“What are you doing here, Noelani? I told you: the investigation is finished.”

Noelani scowled. “I’m not here about that,” she said with an irritated lift of her chin. “I’m here about another one of your oversights. That spitbag Wilks is booking stole a lady’s purse on the beach. Don’t you know that crime’s bad for tourism?”

“I’m not going to ask you again,” Rossi said. “What the hell were you doing on Waikiki?

Noelani smiled serenely. ”Well, I’ll tell you, what, comrade: I don’t have to answer that, but I’m in a good mood, so: I was kayaking on a public beach.“

”You got your own beach,“ Rossi snapped. ”Start using it. I’ve told you before about harassing Carson. I’m not going to tell you again.“

”Who said anything about Carson?“ Noelani said calmly. ”I was kayaking. On a public beach. When I was done kayaking I did Wilks’ job by cleaning up the trash. Right in your own back yard, too.“

It was clear to Hardcastle that there was nowhere for this conversation to go but south. He stepped forward with a broad smile and his hand extended. ”Hi,“ he said and peered at her ID badge. ”Captain…Rossi, is it? I’m Milt Hardcastle. Tourist. My friend and I saw this young lady stop an assault and robbery. We were helping out with witness statements.“

Rossi turned her glare from Noelani to Hardcastle. ”Hardcastle.“ she said. ”Milt Hardcastle? Judge Milton C. Hardcastle?“

”That’s right. Nice to meet you.“

Rossi ignored the Judge’s proffered hand. ”I’ve heard of you, Judge,“ she said. ”I know you like to shove into other people’s business. I don’t know what Noelani here has told you, but if you’re really here as a tourist then she’s the last person on this island that you ought to be mixed up with. That’s a closed case, and that’s all you need to know.“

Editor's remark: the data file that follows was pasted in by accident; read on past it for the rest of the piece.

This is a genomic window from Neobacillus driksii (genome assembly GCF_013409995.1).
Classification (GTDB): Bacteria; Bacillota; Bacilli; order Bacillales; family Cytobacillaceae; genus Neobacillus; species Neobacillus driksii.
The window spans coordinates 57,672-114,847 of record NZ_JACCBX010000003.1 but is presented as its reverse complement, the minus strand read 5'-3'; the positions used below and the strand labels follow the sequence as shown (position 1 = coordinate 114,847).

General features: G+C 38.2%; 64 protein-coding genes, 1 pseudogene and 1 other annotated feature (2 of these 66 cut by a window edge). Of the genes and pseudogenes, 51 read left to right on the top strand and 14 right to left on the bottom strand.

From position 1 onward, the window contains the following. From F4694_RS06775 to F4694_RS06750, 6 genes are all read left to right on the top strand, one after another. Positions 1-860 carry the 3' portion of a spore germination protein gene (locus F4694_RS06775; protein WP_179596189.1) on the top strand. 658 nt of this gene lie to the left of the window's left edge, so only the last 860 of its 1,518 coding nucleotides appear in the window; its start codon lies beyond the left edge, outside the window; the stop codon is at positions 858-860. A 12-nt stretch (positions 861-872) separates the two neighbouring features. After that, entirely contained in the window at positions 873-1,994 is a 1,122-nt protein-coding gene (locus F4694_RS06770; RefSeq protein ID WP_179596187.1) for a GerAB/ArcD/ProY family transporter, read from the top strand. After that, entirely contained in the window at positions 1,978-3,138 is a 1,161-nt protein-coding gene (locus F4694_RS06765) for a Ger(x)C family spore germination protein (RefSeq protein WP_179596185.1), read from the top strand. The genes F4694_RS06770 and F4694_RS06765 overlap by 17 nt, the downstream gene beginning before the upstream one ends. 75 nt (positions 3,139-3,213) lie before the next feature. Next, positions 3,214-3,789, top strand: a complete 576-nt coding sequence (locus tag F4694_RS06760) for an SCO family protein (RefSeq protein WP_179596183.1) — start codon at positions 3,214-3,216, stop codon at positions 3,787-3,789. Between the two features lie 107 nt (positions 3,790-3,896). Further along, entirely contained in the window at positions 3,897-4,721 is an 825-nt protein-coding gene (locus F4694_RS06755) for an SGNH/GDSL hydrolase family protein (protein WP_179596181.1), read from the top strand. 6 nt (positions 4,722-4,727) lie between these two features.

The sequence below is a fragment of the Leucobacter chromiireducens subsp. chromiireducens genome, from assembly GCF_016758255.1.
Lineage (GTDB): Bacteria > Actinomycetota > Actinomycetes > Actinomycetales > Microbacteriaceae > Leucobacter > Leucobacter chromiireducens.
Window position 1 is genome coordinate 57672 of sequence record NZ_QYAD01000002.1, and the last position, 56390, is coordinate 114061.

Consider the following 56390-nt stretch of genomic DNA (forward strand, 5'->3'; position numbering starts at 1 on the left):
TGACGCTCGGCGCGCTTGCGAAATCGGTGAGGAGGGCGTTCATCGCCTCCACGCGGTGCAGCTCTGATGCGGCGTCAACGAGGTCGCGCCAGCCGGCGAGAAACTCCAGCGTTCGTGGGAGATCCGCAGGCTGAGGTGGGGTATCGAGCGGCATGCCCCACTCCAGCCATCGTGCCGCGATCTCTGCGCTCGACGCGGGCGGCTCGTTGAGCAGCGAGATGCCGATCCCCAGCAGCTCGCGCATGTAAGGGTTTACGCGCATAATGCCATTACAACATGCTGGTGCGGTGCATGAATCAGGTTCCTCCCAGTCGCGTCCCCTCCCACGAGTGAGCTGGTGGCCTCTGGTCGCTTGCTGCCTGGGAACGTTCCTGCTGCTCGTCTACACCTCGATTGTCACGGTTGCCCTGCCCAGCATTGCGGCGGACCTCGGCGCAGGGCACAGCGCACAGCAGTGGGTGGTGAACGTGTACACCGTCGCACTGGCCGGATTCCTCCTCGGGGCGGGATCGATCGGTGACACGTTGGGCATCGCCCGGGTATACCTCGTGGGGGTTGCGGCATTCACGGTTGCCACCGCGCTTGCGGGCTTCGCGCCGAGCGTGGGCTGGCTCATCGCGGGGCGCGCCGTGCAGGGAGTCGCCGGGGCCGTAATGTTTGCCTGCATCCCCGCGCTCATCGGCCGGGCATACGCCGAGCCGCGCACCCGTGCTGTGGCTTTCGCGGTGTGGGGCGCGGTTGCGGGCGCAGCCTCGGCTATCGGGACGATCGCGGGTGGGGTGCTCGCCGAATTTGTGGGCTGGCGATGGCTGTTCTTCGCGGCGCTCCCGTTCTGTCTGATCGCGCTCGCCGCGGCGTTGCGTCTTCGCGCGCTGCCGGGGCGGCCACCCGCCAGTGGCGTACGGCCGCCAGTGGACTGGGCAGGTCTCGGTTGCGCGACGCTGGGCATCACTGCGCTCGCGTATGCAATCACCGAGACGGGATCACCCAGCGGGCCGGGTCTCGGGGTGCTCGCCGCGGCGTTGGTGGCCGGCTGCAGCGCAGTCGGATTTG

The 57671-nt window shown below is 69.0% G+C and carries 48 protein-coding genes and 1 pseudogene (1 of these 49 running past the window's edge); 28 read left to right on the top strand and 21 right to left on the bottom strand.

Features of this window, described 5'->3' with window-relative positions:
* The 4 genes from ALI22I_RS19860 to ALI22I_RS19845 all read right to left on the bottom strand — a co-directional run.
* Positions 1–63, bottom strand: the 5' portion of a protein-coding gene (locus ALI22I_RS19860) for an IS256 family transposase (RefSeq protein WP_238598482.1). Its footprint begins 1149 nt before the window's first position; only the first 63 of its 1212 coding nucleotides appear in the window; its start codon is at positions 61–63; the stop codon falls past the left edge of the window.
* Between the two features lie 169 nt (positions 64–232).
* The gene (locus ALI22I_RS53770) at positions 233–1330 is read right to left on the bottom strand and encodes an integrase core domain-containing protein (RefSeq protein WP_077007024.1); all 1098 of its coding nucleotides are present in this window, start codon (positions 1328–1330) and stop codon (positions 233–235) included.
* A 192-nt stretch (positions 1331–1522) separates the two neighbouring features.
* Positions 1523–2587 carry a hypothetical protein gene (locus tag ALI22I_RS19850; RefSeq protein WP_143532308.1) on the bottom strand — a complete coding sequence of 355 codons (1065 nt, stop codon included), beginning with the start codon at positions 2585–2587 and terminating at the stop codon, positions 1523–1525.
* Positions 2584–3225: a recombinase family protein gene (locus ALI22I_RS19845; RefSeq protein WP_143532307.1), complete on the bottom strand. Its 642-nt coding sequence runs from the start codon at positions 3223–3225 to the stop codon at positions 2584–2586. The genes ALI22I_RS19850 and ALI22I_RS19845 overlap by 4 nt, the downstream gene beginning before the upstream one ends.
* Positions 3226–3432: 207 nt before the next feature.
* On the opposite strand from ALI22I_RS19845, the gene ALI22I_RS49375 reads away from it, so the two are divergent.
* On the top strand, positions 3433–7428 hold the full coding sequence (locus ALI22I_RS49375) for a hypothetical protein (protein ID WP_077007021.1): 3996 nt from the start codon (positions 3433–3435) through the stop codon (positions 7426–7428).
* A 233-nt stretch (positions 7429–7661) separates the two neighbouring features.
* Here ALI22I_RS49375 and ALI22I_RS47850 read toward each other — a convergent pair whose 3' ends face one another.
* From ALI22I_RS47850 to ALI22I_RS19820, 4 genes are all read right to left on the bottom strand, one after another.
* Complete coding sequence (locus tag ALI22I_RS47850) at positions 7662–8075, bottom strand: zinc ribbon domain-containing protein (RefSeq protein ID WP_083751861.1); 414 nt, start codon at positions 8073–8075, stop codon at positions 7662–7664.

Hardcastle’s veneer of pleasantry slipped somewhat, but he was for once innocent of the charge of snooping around, and as a former cop himself he tended to give the police the benefit of the doubt. ”I’ve never met this young lady before today,“ he said evenly. ”We witnessed a crime and witnessed her stopping it. That’s it. We’re not here to step on anybody’s investigation.“

”There’s no investigation,“ Rossi snapped. ”It’s a closed case.“

”We’re tourists,“ Hardcastle insisted. ”That’s it.“

Rossi appeared not to have heard. She glanced at McCormick. ”Who’s this? Your latest project? I know you like to rehabilitate strays. In fact, I know all about you, Judge. Word gets around, you know, even in the middle of the ocean. I know you like to make the cops look like we can’t do our jobs. But I’m telling you: Stay away from Noelani. She’s barking up the wrong tree, and if you hang around with her you’re going to wish you never left L.A.“ She turned on her heel and disappeared into her office before the Judge could indulge himself in a parting shot.

McCormick gave a low whistle. ”Whoa,“ he said. ”What’s her problem? Somebody put salt sprinkles on the doughnuts?“

”Let’s go,“ Hardcastle said.

Outside, though, standing on the steps of the police station, he turned to Noelani with more than casual interest. ”What’s going on with you and the cops?“ he asked.

Noelani hesitated. She didn’t know these guys, although she instinctively approved of them both as people who were willing to get involved. They’d proved that much. Rossi’s hostility toward Hardcastle impressed her favorably, too. She didn’t answer his question, though, instead posing one of her own. ”You’re a judge?“

”LA Superior Court.“

”Retired,“ McCormick put in.

Noelani was still looking at Hardcastle. ”What did she mean about making the cops look incompetent?“

”Well--“ McCormick began.

”Shut up, McCormick. We don’t make the cops look incompetent.“

”No, they usually do that on their own,“ McCormick said.

”I used to be a cop,“ Hardcastle said, ignoring him, ”before I was a judge. Now I’m retired, and there have been a couple of times when we’ve been able to help out the police with different things. Some of their cases. That’s all.“

”Criminal cases?“


”And you really want to know what’s bugging Rossi.“


Noelani considered. ”You said you were on your way to lunch at Duke’s. Still hungry?“

”Starving,” McCormick said.